When Emma Cross participated in the Irish Dance Teachers Association of North America's regional competition, Oireachtas, in December, she was running a 103 degree temperature that landed her in the hospital with mononucleosis and pneumonia shortly after. But that did not stop the 15-year-old from taking home second place in a competition that featured around 90 dancers from the region between Maryland and Texas.
"I was sick, but I didn't know it," Emma said.
Emma, a sophomore at Stone Bridge High School, has been Irish step dancing since she was in the second grade, when her aunt sent her a DVD of Riverdance, the famous Irish step dancing company.
"I watched the movie and I thought it was really cool and wanted to try it," she said.
So Emma began taking classes at a local Falls Church dance studio, but soon she wanted something more.
"I remember when I first started, looking at the beginners classes and wondering how I would ever do it," she said. "But now that comes so naturally."
WHAT STARTED OUT as something she wanted to try has turned into an almost full-time commitment for Emma, who travels to Baltimore to attend classes at The Kevin Broesler School of Irish Dance. On the weekends when she is preparing for a large competition, Emma flies to New Jersey to take classes at the Broesler studio there.
"There are up to 70 people in the New Jersey classes," she said. "It is so intense, the mirrors steam up completely."
Emma often finds herself at practice in Baltimore from 6:30 p.m. to 10:30 p.m. before having to drive back to her home in Belmont Country Club. When she's in New Jersey, it is not unusual for her to be in class that began at 7 p.m. until 1 or 2 in the morning.
Competitive Irish step dancers, like Emma and her classmates, compete in both soft and hard shoe. Each dancer must dance for three minutes when on stage at a competition, doing three different steps for 16 bars of music.
"It is really hard to get through," Emma said. "It takes a lot of stamina."
Stamina and endurance are the hardest aspects of step dancing, Emma said, forcing her to repeat her steps over and over again to train her body.
"Dance classes are really hard," Emma said. "[Broesler] pushes us really hard. But you have to practice harder to make your dancing easier."
THE CLASSES are worth it, Emma said, to get to the stage and competing, which is her favorite part and something she started the first year she was dancing.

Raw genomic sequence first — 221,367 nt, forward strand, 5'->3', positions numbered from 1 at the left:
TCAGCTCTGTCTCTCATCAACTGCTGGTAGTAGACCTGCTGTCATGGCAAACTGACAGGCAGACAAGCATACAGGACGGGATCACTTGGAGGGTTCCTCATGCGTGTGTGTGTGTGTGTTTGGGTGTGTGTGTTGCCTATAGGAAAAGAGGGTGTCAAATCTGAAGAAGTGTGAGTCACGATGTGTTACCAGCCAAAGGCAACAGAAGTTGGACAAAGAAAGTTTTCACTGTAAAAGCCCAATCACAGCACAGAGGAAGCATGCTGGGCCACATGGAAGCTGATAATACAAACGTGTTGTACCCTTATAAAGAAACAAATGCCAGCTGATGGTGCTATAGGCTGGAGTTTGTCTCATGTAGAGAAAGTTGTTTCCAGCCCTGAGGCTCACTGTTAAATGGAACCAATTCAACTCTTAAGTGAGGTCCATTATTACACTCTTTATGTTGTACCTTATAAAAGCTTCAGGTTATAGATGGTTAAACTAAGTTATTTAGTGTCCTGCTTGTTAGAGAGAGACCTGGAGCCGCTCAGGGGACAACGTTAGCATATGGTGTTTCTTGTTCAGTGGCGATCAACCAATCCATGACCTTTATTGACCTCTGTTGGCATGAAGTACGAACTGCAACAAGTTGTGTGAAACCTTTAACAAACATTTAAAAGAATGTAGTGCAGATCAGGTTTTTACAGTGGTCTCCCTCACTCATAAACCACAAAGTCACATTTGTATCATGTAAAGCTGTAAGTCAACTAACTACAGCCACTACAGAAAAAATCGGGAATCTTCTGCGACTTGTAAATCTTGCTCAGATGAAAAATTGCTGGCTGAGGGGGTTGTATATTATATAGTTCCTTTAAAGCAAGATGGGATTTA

"I just thought it was fun," she said. "I really love being on stage."
After the regional competitions each year, comes the national competition, where Emma will compete against almost 150 people. Then after that it is worlds, where Emma faces more than 200 of the best step dancers in her age group. Normally Emma would be preparing now for the All-Ireland competition, which happens in early February, but she is skipping it this year because of her illness.
"All-Irelands is really just the best of the best from all the areas," Alys Cross, Emma's mother, said. "Not anyone could go."
Emma has been to the world competition, which happens over Easter weekend, three times now, placing 62nd in the world for her age group.
"It was a really good experience," Emma said. "Though everyone is so good over there it is intimidating, especially because they don't know who you are."
The competitions have taken Emma all around the country and the world, meeting new people and becoming more immersed in the world of Irish dance.
"I like competing because I like being around everyone and traveling and the friends that you make," she said.
AS THE OLDEST of three girls, Emma's dancing often became a family affair, with her siblings, Marci, 8, and Joseph, 13, accompanying her and her mother to practices in New Jersey and competitions. Between flights to and from practices and competitions, dance classes and with her solo competition dress, made specially for Emma in Ireland, costing around $2,000 and her team dress costing $600, Alys Cross admitted it took a lot to keep Emma dancing at the level she is.
"Everyone does give up a lot for her to do it," Alys Cross said. "But it is worth it because she's a good student and a good kid. When they find something they love I want to support them."
Dancing, especially traveling every weekend has turned Emma into a responsible person, Alys Cross, who calls her daughter "very independent and very organized," said, but it has not hindered her life as a regular teenager. In addition to dancing, Emma is on Stone Bridge's state champion cheerleading squad. She is rarely without her video camera, she said, and she loves to make movies. She also loves photography and her house is decorated with pictures she has taken.
"I think [photography] is so cool," she said. "I love looking at it. I just find a thrill in it."
FOR HER FUTURE in dance, Emma dreams of joining Riverdance, the very company that inspired her to begin dancing, so that she can continue to dance and perform.
"A lot of people from her class go," Alys Cross said. "When they finish a tour they come back and take class."
Even with dreams of Riverdance, Emma still hopes to go to college. She wants to attend the University of Southern California's film school, because she hopes one day to become a movie director.
"I guess I kind of plan ahead a lot," she said, "but there is nothing else I would want to do."